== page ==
The apartment scenes being shot so close together add a richness to the film – we are able to build a small mental map of the apartments in relation to the central staircase – there is a closeness that adds warmth and a believability in the stories simple and genuine nature. This seems to be of benefit to the story telling – because they are small sets and are detailed so well, the viewer is able to get a deeper understanding of the characters, even if most of the visual information is absorbed subliminally.

1 “The Science of Sleep – The Evening Class Interview with Michel Gondry,” last modified August 26th, 2006,

2 “The Science of Sleep,” last modified May 25th, 2012,


Simone Tchonova
Discuss the arts and crafts materiality of the dream sequences depicted above. Beyond making it very obvious that this is a dream sequence, how does the director's choice of material for these scenes feed into the development or support of the narrative?

The science of sleep articulates a narrative between the juxtaposition of two realms, them being that of the sleeping and dreaming state versus the conscious/awake state. The director subtly informs the viewers of the change of realms through the use of material in each differentiating scene.

"The sheer size too, the excessive abundance, scale, and exaggeration of dreams could be an infantile characteristic. The most ardent wish of children is to grow up and get as big a share of everything as the grown-ups; they are hard to satisfy; do not know the meaning of 'enough.'” -- Sigmund Freud, “The Interpretation of Dreams”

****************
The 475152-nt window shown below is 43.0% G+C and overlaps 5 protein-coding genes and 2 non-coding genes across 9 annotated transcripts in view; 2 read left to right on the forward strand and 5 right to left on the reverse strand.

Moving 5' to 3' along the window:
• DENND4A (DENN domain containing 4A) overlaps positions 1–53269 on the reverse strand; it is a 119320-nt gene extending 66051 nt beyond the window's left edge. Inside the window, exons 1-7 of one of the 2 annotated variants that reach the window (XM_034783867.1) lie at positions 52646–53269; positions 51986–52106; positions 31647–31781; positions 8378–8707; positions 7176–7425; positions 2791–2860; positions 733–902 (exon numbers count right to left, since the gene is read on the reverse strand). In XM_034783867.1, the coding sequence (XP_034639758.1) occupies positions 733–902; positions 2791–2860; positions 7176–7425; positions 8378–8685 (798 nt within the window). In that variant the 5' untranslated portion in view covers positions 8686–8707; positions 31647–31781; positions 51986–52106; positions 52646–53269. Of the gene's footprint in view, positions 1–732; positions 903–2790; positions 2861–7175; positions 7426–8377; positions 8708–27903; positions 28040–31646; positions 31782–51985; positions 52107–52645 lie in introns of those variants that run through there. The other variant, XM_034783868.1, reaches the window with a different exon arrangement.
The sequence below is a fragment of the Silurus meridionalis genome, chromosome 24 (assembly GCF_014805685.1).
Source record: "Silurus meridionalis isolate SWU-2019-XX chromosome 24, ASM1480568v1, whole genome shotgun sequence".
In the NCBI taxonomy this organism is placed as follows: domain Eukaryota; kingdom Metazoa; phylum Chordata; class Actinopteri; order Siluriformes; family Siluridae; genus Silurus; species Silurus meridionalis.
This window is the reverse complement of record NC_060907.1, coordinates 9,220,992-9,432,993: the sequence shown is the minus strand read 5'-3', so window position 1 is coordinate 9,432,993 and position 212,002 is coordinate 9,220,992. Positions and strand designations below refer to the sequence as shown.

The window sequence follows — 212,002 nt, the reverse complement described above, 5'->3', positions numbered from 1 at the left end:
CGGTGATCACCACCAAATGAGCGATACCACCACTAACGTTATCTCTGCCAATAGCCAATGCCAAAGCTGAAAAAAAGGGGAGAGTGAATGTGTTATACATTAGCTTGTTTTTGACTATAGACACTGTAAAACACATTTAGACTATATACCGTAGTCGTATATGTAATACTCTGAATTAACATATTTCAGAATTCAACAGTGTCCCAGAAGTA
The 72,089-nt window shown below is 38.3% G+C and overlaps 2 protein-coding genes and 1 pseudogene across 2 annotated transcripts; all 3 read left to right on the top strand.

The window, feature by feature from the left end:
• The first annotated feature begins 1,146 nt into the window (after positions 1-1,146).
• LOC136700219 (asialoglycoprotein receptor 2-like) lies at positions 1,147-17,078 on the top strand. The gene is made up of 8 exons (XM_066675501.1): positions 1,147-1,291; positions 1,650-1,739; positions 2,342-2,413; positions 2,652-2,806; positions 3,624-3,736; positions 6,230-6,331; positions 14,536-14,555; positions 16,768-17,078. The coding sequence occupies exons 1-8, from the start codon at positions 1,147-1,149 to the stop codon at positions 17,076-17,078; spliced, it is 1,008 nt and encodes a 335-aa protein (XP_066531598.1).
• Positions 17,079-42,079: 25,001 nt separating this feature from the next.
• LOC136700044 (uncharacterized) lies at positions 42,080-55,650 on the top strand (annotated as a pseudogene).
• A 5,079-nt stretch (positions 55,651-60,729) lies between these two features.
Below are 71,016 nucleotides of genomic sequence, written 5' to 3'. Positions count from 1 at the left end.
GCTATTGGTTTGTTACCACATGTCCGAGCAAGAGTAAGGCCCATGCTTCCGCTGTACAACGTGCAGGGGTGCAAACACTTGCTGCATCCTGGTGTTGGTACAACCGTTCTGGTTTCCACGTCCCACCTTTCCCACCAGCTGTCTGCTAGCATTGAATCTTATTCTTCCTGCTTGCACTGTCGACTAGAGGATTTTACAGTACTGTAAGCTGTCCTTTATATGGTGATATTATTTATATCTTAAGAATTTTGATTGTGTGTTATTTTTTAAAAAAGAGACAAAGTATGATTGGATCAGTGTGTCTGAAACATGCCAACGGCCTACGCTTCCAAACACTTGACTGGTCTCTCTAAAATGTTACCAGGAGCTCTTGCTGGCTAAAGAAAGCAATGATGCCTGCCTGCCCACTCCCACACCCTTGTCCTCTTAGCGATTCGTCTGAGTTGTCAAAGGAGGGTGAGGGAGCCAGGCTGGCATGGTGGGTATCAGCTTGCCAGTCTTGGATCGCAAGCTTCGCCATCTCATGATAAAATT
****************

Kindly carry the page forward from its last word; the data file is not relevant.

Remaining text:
In the beginning of the film we are introduced with the main character’s view on the dream state - that being that our dreams consist of any experiences throughout the day plus some past memories and current events. Essentially the dream state pertains and is influenced mainly by the dreamer’s perception of reality. We can then compare the dreamer to an artist by the definition that an artist expresses their perception of reality through their specific medium.

During the dream state scenes, the materiality of the setting is composed of craft like materials. Some of these materials include cardboard cities, felt mountains, sewn fabric clay animation and anything else that one might have used as a child playing arts and crafts. In essence these materials suggest a self initiated craft and sort of expression of the realities being shown. The director has reinforced the idea that a dream is the makeup of an individuals impression of their current and . The dreamer is the creator of the scene and attitude within each dream.